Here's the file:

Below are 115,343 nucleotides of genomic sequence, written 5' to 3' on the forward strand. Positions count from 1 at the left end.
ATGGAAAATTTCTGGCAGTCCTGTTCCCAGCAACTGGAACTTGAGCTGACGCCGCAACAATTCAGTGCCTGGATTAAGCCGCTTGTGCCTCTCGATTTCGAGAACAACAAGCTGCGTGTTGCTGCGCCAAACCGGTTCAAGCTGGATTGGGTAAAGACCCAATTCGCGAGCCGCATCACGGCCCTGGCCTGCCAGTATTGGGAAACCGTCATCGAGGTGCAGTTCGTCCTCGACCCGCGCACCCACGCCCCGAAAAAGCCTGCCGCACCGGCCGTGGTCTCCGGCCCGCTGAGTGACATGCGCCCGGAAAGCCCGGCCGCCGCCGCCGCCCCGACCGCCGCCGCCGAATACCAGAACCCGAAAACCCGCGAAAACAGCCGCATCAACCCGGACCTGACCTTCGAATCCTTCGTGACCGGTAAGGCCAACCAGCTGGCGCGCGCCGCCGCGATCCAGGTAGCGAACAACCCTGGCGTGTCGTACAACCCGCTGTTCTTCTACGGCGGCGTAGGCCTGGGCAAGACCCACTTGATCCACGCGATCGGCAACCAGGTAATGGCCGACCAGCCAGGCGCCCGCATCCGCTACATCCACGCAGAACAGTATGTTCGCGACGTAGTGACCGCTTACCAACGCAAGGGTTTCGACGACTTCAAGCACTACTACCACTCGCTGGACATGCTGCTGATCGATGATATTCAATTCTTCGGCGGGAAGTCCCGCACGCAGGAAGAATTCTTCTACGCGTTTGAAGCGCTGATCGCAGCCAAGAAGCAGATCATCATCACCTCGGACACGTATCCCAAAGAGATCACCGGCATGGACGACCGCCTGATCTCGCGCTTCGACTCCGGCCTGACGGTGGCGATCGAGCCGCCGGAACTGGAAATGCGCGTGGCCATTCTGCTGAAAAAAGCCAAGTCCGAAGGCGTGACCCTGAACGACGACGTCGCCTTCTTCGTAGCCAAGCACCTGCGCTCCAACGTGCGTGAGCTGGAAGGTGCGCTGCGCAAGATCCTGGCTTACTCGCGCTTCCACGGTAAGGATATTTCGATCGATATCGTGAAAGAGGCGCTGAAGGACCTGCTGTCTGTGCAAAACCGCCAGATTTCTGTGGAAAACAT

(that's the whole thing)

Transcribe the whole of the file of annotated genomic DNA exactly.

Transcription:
Below are 115,343 nucleotides of genomic sequence, written 5' to 3' on the forward strand. Positions count from 1 at the left end.
ATGGAAAATTTCTGGCAGTCCTGTTCCCAGCAACTGGAACTTGAGCTGACGCCGCAACAATTCAGTGCCTGGATTAAGCCGCTTGTGCCTCTCGATTTCGAGAACAACAAGCTGCGTGTTGCTGCGCCAAACCGGTTCAAGCTGGATTGGGTAAAGACCCAATTCGCGAGCCGCATCACGGCCCTGGCCTGCCAGTATTGGGAAACCGTCATCGAGGTGCAGTTCGTCCTCGACCCGCGCACCCACGCCCCGAAAAAGCCTGCCGCACCGGCCGTGGTCTCCGGCCCGCTGAGTGACATGCGCCCGGAAAGCCCGGCCGCCGCCGCCGCCCCGACCGCCGCCGCCGAATACCAGAACCCGAAAACCCGCGAAAACAGCCGCATCAACCCGGACCTGACCTTCGAATCCTTCGTGACCGGTAAGGCCAACCAGCTGGCGCGCGCCGCCGCGATCCAGGTAGCGAACAACCCTGGCGTGTCGTACAACCCGCTGTTCTTCTACGGCGGCGTAGGCCTGGGCAAGACCCACTTGATCCACGCGATCGGCAACCAGGTAATGGCCGACCAGCCAGGCGCCCGCATCCGCTACATCCACGCAGAACAGTATGTTCGCGACGTAGTGACCGCTTACCAACGCAAGGGTTTCGACGACTTCAAGCACTACTACCACTCGCTGGACATGCTGCTGATCGATGATATTCAATTCTTCGGCGGGAAGTCCCGCACGCAGGAAGAATTCTTCTACGCGTTTGAAGCGCTGATCGCAGCCAAGAAGCAGATCATCATCACCTCGGACACGTATCCCAAAGAGATCACCGGCATGGACGACCGCCTGATCTCGCGCTTCGACTCCGGCCTGACGGTGGCGATCGAGCCGCCGGAACTGGAAATGCGCGTGGCCATTCTGCTGAAAAAAGCCAAGTCCGAAGGCGTGACCCTGAACGACGACGTCGCCTTCTTCGTAGCCAAGCACCTGCGCTCCAACGTGCGTGAGCTGGAAGGTGCGCTGCGCAAGATCCTGGCTTACTCGCGCTTCCACGGTAAGGATATTTCGATCGATATCGTGAAAGAGGCGCTGAAGGACCTGCTGTCTGTGCAAAACCGCCAGATTTCTGTGGAAAACAT